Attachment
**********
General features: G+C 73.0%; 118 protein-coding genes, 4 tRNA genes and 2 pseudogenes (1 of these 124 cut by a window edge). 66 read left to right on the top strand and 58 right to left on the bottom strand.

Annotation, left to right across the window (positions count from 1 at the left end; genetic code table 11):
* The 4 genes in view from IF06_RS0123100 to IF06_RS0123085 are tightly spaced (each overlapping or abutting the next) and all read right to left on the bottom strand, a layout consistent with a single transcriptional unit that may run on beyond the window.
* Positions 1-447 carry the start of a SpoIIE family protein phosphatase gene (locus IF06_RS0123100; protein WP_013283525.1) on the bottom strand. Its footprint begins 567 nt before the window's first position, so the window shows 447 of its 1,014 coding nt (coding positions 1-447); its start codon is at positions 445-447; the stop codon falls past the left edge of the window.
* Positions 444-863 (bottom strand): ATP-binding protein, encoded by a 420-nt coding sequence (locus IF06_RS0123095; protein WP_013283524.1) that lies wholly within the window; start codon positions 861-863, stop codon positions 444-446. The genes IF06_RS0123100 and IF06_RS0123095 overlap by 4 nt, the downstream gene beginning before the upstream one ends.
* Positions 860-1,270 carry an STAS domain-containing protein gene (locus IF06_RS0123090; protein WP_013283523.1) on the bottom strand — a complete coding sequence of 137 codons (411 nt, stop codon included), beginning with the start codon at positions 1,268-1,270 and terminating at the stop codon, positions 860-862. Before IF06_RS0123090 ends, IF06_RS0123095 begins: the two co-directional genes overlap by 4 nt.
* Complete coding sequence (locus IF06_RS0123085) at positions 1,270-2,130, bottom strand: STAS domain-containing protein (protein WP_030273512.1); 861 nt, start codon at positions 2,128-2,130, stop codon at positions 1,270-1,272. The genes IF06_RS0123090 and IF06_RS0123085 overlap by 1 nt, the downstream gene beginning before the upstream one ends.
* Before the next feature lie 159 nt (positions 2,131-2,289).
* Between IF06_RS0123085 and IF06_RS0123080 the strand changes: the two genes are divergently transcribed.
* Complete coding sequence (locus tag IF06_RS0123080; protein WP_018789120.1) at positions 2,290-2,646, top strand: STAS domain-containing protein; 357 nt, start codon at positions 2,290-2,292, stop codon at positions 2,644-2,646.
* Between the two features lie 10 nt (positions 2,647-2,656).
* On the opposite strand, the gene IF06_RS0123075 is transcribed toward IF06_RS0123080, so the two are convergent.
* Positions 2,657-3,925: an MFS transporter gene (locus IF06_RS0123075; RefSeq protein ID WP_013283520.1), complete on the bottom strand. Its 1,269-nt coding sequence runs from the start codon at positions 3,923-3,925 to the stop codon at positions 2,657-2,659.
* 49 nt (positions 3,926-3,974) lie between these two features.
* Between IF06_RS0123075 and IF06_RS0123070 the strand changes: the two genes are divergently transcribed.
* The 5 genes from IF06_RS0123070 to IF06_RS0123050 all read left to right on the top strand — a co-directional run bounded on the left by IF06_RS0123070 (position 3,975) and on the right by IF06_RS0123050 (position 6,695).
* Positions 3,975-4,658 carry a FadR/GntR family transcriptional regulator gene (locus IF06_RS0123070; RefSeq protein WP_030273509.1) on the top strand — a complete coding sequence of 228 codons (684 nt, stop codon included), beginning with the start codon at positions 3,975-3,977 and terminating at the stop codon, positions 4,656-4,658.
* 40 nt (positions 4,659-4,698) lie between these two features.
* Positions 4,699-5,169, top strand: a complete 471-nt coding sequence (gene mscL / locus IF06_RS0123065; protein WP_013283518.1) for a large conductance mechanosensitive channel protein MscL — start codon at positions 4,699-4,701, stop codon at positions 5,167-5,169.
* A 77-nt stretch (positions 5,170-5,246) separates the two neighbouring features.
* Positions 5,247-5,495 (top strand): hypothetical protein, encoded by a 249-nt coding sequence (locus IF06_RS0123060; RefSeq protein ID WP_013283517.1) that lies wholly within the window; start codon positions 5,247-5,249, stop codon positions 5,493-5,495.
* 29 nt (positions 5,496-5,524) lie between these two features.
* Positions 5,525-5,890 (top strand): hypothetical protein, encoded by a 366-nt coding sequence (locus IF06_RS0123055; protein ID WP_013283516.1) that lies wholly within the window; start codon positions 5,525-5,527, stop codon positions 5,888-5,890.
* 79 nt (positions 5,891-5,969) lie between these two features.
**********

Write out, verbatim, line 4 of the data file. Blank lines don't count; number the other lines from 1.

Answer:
* Positions 1-447 carry the start of a SpoIIE family protein phosphatase gene (locus IF06_RS0123100; protein WP_013283525.1) on the bottom strand. Its footprint begins 567 nt before the window's first position, so the window shows 447 of its 1,014 coding nt (coding positions 1-447); its start codon is at positions 445-447; the stop codon falls past the left edge of the window.